Ronald E. McNair was the unlikeliest of heroes and, although McNair's inspiring career
was cut short in the Challenger space shuttle tragedy in 1986, his legacy continues
in many ways.
Ronald Erwin McNair
Ronald Erwin McNair was born October 21, 1950, in Lake City, S.C., to Carl and Pearl
McNair. He attended North Carolina A&T State University, where he graduated magna
cum laude with a bachelor's degree in physics in 1971. McNair then enrolled in the
prestigious Massachusetts Institute of Technology where he earned his Ph.D. degree
in physics in 1976 at the age of 25.
McNair soon became a recognized expert in laser physics while working as staff physicist
with Hughes Research Laboratory. NASA selected him for the space shuttle program in
1978 and assigned him as mission specialist aboard the 1984 flight of the Challenger.
On January 28, 1986 during his second Challenger mission, McNair was serving as a mission specialist when the shuttle broke apart just
73 seconds into its flight. The shuttle disintegrated, and McNair and the shuttle's
six other crew members were killed in the tragedy.
Honors and Achievements
McNair received three honorary doctorate degrees and many fellowships and commendations.
These included Presidential Scholar, 1967-71; Ford Foundation Fellow, 1971-74; National
Fellowship Fund Fellow, 1974-75; named Omega Psi Phi Scholar of the Year, 1975; Distinguished
National Scientist, National Society of Black Professional Engineers, 1979; and the
Friend of Freedom Award, 1981; as well as many others.
He also held a fifth-degree black belt in karate and was an accomplished jazz saxophonist.
He was married and had a son and a daughter.
Ronald E. McNair Post-Baccalaureate Achievement Program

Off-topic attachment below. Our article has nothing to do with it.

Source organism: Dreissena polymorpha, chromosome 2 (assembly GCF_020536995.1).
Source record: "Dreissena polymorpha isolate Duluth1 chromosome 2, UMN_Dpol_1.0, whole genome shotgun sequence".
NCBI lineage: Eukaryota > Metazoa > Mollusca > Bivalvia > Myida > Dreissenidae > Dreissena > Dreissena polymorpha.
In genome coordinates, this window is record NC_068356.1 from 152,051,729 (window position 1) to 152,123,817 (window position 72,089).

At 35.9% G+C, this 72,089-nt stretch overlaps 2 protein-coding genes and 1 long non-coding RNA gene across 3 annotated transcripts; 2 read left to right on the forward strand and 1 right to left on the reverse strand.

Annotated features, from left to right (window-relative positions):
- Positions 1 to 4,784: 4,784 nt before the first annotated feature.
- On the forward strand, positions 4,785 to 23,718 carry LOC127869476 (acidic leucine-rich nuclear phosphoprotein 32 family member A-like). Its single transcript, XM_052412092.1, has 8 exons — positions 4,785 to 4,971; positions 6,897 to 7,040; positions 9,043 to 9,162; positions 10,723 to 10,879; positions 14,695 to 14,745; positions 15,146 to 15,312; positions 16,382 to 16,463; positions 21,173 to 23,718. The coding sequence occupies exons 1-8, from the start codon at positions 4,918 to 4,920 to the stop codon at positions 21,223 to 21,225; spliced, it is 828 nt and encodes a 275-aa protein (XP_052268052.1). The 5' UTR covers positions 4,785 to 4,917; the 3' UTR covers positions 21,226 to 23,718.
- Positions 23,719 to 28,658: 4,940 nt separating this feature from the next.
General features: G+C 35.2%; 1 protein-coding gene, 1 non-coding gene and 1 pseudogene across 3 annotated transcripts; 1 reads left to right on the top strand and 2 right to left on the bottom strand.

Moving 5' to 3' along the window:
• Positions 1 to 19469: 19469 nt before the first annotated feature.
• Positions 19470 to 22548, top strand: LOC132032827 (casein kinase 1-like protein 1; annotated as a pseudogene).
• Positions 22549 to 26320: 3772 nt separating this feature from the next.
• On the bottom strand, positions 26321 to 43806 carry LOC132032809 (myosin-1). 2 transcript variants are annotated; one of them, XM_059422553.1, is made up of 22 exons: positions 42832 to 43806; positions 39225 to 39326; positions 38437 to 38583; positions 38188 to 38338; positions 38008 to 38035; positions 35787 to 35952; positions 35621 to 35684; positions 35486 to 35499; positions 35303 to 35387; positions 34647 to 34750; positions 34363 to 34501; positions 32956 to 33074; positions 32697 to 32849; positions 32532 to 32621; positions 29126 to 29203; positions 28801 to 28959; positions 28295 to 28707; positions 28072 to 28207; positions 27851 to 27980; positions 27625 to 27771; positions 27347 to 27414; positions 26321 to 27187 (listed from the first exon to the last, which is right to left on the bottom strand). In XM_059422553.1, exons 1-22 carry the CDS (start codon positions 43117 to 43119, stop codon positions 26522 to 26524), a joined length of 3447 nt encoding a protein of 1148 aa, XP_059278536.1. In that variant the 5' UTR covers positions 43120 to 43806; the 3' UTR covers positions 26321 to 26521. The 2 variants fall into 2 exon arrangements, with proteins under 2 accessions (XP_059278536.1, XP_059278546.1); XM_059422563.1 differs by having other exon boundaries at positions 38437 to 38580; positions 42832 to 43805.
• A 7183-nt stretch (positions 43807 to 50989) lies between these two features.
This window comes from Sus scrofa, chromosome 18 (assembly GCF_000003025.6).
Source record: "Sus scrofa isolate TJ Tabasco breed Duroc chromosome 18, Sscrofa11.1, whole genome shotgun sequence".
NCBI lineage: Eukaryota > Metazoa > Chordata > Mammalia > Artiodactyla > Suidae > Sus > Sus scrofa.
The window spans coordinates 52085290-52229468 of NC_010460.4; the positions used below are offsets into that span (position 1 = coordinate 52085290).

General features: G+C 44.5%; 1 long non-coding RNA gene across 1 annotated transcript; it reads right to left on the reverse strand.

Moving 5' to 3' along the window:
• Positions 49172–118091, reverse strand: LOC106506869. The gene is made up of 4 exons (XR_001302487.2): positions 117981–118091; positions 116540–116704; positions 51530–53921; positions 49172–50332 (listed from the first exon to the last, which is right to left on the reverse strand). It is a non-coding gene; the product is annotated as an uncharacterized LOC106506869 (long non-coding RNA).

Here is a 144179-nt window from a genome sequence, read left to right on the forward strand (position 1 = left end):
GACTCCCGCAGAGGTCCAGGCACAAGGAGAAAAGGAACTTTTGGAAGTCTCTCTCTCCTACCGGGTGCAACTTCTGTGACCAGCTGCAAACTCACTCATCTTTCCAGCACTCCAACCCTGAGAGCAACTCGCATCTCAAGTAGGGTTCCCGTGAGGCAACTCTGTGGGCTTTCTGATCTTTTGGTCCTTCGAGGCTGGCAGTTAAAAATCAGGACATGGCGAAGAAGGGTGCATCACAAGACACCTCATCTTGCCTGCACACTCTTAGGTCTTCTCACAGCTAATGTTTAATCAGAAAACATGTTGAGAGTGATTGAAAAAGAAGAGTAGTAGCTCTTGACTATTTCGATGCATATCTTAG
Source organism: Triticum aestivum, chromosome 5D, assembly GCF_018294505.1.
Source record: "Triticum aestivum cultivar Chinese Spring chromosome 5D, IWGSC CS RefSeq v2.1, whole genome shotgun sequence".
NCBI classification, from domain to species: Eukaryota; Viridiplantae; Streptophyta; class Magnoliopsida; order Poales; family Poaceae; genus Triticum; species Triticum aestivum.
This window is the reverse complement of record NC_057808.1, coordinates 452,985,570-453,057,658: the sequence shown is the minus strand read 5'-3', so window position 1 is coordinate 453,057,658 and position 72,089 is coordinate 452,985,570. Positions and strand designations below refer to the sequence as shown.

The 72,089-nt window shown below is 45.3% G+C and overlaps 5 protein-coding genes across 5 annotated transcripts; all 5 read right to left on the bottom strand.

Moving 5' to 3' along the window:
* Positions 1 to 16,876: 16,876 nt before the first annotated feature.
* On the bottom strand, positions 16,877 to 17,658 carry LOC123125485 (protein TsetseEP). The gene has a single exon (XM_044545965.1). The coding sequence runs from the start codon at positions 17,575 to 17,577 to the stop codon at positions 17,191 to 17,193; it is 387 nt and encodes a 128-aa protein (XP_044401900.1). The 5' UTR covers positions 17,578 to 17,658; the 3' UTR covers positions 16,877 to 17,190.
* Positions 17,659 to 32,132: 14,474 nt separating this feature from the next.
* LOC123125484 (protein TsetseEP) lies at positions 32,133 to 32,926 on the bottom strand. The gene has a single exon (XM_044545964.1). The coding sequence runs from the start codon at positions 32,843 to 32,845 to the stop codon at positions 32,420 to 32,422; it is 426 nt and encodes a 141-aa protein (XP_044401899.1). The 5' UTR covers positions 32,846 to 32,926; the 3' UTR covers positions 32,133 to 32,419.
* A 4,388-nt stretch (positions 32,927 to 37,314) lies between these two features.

After his death, Congress provided funding for the Ronald E. McNair Post-Baccalaureate Achievement Program. This program is designed to prepare and encourage low-income, first-generation and
underrepresented students to enroll in a graduate program of study leading to a doctoral
degree and to consider careers in college teaching. This program is dedicated to the
high standard of achievement Ronald McNair's life represented.
Women with a Vision
During a dinner to celebrate the opening of McNair, Anita Zucker said her gift is
an example of Tikkun olam, a Hebrew phrase that means "repairing the world" or "healing the world." The McNairCenter
achieves this through providing opportunities for education that will transform South
Carolina into a more prosperous state.
I believe he would have been so very honored. It’s touching because this is what he
always wanted to do — to influence others, especially those in his own state.
- Cheryl McNair, wife of Ronald McNair
The McNAIR Aerospace Center launched in 2011 based on a pledge of $5 million by University
of South Carolina alumna and benefactor, Darla Moore, '75 business. Moore made the
donation in memory of her fellow Lake City, S.C., native Ronald E. McNair.
In 2012, USC announced a second $5 million pledge to the center dedicated to create
the Zucker Institute for Aerospace Innovation within the McNAIR Center. As a former
elementary school teacher, she knows the importance of an educated world. Zucker is
chairwoman and CEO of The InterTech Group which employees 15,000 people and produces
devices used in aerospace, aviation and power generation, as well as other products
A Florence S.C. native and USC graduate, Marva Smalls is an executive vice president
at Viacom and Nickelodeon. She donated $1 million to endow scholarships for minority
students from the state's Pee Dee region majoring in computer science and engineering.